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  The Digital Collegian - Published independently by students at Penn State
Sports
[ Thursday, April 29, 1999 ]

Griesser excels after finding tennis for himself

By BRAD STRATTON
Collegian Staff Writer

Considering Mike Griesser's father played tennis in college and now teaches the sport, it isn't difficult to imagine the 8-year-old version of the No. 1 singles player for the Penn State men's tennis team.


PHOTO: Tom Williams
Penn State tennis player Mike Griesser prepares to smack a forehand earlier this season.

Tennis racquet glued to his hand, his father pumping his fists and barking instructional commands from the baseline.

Sounds dreamy, the ideal athletic upbringing -- well, forget all that.

None of it is true.

"I got interested in tennis on my own," Griesser said. "I wasn't pushed. Tennis was the last thing my father would push me into."

Whether he was pushed or willingly jumped matters little. What counts is the tennis player's track record, which includes the past two seasons in the No. 1 singles slot.

A kinesiology major, Griesser was named Academic All-Big Ten in 1997 and '98 and won the Penn State Academic Achievement Award in both those years.

"He balances everything perfectly," teammate and best friend Eric Meditz said.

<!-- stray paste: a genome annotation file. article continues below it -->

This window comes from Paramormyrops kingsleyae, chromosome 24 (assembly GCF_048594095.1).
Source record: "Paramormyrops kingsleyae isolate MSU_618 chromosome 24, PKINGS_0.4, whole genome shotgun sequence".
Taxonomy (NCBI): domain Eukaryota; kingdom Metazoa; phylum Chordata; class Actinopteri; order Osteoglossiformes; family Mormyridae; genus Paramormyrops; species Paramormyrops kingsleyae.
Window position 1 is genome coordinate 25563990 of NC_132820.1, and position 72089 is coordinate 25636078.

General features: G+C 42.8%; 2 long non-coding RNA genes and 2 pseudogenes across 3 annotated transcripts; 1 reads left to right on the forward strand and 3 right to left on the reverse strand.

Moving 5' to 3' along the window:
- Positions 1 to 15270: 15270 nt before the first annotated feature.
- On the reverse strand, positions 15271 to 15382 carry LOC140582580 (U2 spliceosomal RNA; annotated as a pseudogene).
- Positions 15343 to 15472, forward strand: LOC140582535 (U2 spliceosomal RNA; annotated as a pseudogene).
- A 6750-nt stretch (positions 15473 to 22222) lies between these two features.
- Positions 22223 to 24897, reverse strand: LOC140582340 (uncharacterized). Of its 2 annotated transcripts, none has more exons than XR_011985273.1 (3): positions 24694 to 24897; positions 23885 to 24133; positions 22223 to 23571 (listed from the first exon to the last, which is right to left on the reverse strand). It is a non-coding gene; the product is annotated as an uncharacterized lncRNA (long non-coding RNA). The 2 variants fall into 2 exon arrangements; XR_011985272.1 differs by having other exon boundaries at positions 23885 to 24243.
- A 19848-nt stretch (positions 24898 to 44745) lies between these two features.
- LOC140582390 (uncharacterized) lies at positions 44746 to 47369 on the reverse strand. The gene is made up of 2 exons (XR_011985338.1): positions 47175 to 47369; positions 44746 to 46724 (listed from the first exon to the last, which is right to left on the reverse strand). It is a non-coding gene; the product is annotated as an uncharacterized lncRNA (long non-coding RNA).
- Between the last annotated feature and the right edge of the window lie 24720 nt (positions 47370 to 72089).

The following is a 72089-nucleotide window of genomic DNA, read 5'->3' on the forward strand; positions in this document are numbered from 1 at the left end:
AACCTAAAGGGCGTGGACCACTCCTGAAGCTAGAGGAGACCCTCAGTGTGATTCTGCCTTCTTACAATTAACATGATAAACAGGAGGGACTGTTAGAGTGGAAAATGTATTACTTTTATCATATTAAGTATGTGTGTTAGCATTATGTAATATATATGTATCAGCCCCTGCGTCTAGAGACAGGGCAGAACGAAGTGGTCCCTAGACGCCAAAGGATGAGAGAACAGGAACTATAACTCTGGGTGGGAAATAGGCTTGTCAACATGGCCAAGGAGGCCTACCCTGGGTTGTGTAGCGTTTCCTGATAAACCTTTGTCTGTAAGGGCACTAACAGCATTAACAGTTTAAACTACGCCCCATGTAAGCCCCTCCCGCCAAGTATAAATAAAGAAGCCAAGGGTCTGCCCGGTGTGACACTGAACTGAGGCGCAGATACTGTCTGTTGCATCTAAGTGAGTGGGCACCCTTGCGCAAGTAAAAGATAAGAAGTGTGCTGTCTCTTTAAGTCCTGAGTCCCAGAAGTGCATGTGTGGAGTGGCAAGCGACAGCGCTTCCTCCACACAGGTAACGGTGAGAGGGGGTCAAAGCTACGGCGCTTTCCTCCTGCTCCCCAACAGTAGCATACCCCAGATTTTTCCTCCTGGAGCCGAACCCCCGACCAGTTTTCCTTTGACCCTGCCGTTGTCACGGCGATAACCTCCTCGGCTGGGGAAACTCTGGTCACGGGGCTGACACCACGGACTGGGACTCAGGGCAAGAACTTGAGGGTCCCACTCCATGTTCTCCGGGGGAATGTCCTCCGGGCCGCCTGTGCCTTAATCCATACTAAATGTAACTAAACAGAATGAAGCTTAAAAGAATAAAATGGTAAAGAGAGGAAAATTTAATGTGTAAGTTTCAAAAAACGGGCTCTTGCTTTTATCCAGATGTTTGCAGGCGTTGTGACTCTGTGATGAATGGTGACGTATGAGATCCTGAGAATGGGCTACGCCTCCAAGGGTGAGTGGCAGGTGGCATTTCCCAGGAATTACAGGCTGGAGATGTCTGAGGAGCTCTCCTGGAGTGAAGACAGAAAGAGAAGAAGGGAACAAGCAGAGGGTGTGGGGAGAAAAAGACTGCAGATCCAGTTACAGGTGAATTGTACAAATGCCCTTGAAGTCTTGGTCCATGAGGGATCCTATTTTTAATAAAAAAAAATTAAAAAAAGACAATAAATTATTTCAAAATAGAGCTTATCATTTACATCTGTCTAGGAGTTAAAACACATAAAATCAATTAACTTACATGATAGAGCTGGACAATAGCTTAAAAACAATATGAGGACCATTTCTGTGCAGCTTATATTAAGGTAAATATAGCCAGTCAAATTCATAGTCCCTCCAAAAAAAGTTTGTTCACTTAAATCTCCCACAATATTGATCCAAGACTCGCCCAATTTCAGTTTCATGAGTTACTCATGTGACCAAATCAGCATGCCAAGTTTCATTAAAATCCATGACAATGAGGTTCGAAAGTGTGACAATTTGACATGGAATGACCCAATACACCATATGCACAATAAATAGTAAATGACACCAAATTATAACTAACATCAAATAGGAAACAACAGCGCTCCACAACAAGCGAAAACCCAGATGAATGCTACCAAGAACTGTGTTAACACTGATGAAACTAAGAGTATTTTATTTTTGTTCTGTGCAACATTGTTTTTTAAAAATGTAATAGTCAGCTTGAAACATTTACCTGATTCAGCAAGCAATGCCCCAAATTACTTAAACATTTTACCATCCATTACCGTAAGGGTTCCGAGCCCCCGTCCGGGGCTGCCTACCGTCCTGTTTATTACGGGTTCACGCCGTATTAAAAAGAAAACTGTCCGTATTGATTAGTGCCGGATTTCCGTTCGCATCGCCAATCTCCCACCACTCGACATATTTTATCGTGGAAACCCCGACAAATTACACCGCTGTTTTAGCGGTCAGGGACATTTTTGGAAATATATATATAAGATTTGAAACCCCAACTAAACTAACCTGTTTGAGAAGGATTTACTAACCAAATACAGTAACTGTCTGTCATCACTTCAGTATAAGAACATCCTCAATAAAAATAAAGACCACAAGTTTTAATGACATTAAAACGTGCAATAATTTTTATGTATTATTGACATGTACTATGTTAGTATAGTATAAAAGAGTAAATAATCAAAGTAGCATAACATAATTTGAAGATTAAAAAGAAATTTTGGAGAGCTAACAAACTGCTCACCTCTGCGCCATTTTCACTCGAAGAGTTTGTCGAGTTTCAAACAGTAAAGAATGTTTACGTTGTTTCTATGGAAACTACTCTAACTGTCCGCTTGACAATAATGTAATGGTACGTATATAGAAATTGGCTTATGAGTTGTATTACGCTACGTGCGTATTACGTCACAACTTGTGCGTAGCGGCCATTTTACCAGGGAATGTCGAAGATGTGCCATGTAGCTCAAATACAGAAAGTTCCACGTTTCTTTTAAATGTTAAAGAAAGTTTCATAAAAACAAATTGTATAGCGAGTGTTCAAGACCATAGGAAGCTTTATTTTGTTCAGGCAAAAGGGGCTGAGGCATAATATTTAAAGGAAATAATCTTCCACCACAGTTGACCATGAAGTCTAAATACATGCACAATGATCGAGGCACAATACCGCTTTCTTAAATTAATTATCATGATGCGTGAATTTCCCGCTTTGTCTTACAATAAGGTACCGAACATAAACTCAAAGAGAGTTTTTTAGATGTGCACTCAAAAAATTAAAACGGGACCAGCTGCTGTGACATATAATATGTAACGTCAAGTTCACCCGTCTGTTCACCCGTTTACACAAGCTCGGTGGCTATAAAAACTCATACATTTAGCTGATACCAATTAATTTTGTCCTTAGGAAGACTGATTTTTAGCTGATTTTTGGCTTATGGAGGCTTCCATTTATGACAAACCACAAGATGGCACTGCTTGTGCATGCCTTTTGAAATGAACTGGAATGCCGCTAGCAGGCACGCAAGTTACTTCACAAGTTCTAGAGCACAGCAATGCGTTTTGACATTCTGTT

Including the pressure that has come from four years as a starting Lion, four years during which he has posted an 83-56 overall singles record.

But before college, there were other passions. He was not swinging a tennis racquet at a young age, as Griesser got involved in other sports such as soccer, baseball and basketball. He said he never played football because he was "smaller and would have taken a beating."

Tennis, on the other hand, never entered the picture until Griesser was 11. The Carlisle, Ohio, resident did not fare well in early tournaments against children with more experience.

"I practiced two or three times a week," Griesser said. "I didn't have any kind of schedule."

At age 14, Griesser started focusing on tennis. He played all four years in high school and rose to become the No. 1-ranked player in the Western Tennis Association. He was ranked No. 40 nationally in the high school circuit.

"I loved it," he said, "but it was more of a social enjoyment. There were no crowds in junior tennis."

The step up to college tennis was a big one for Griesser. He broke onto the scene in the spring of 1996, posting a 9-1 record against the Big Ten en route to a team-best 21-6 record that season.

"He's great," ex-teammate Brett Englesburg said in a Feb. 1996 story in The Daily Collegian. "He's going to be one of the best players around. He's really tough. I think by the time he's a senior he'll be one of the dominant players in the Big Ten."

Watching Griesser play a match, at times pumping his fists and getting verbally emotional, one might expect Griesser to brag about his success. But he is quite the opposite. Through it all, he has managed to stay levelheaded and modest.

As Griesser prepares to receive his diploma, the future looms ahead. Always the proper student, Griesser intends to play professional tennis for only a few months before moving on to the working world.






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